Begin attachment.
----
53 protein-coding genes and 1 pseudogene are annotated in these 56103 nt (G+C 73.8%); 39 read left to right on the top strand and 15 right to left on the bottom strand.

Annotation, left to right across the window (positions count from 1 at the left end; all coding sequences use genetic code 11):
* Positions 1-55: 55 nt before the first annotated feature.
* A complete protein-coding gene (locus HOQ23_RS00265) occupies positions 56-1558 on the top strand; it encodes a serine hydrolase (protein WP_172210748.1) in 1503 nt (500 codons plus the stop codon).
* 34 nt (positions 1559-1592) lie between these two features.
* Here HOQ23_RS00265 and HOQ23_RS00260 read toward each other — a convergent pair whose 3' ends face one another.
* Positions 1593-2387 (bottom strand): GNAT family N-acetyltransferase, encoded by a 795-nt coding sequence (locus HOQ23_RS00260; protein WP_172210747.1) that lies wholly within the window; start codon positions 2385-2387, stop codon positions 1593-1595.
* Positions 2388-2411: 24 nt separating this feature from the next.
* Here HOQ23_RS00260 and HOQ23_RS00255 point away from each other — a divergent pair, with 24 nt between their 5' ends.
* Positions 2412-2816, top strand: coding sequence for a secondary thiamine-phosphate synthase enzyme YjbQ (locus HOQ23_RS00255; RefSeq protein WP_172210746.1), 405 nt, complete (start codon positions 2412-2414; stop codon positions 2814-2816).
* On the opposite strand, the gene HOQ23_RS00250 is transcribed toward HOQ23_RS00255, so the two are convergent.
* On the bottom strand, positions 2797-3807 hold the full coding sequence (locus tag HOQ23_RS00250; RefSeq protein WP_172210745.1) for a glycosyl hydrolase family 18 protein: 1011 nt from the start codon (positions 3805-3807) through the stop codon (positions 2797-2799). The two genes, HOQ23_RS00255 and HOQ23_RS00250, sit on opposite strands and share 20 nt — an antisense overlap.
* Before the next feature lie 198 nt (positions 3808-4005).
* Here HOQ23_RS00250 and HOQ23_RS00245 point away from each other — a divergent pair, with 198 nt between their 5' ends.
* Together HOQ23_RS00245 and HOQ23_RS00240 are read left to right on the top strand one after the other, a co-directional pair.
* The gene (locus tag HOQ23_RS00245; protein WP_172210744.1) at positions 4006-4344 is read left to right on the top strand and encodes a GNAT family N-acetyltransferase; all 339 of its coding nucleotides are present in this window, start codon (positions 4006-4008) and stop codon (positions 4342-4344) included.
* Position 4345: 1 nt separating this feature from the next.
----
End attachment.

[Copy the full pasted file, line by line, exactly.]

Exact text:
53 protein-coding genes and 1 pseudogene are annotated in these 56103 nt (G+C 73.8%); 39 read left to right on the top strand and 15 right to left on the bottom strand.

Annotation, left to right across the window (positions count from 1 at the left end; all coding sequences use genetic code 11):
* Positions 1-55: 55 nt before the first annotated feature.
* A complete protein-coding gene (locus HOQ23_RS00265) occupies positions 56-1558 on the top strand; it encodes a serine hydrolase (protein WP_172210748.1) in 1503 nt (500 codons plus the stop codon).
* 34 nt (positions 1559-1592) lie between these two features.
* Here HOQ23_RS00265 and HOQ23_RS00260 read toward each other — a convergent pair whose 3' ends face one another.
* Positions 1593-2387 (bottom strand): GNAT family N-acetyltransferase, encoded by a 795-nt coding sequence (locus HOQ23_RS00260; protein WP_172210747.1) that lies wholly within the window; start codon positions 2385-2387, stop codon positions 1593-1595.
* Positions 2388-2411: 24 nt separating this feature from the next.
* Here HOQ23_RS00260 and HOQ23_RS00255 point away from each other — a divergent pair, with 24 nt between their 5' ends.
* Positions 2412-2816, top strand: coding sequence for a secondary thiamine-phosphate synthase enzyme YjbQ (locus HOQ23_RS00255; RefSeq protein WP_172210746.1), 405 nt, complete (start codon positions 2412-2414; stop codon positions 2814-2816).
* On the opposite strand, the gene HOQ23_RS00250 is transcribed toward HOQ23_RS00255, so the two are convergent.
* On the bottom strand, positions 2797-3807 hold the full coding sequence (locus tag HOQ23_RS00250; RefSeq protein WP_172210745.1) for a glycosyl hydrolase family 18 protein: 1011 nt from the start codon (positions 3805-3807) through the stop codon (positions 2797-2799). The two genes, HOQ23_RS00255 and HOQ23_RS00250, sit on opposite strands and share 20 nt — an antisense overlap.
* Before the next feature lie 198 nt (positions 3808-4005).
* Here HOQ23_RS00250 and HOQ23_RS00245 point away from each other — a divergent pair, with 198 nt between their 5' ends.
* Together HOQ23_RS00245 and HOQ23_RS00240 are read left to right on the top strand one after the other, a co-directional pair.
* The gene (locus tag HOQ23_RS00245; protein WP_172210744.1) at positions 4006-4344 is read left to right on the top strand and encodes a GNAT family N-acetyltransferase; all 339 of its coding nucleotides are present in this window, start codon (positions 4006-4008) and stop codon (positions 4342-4344) included.
* Position 4345: 1 nt separating this feature from the next.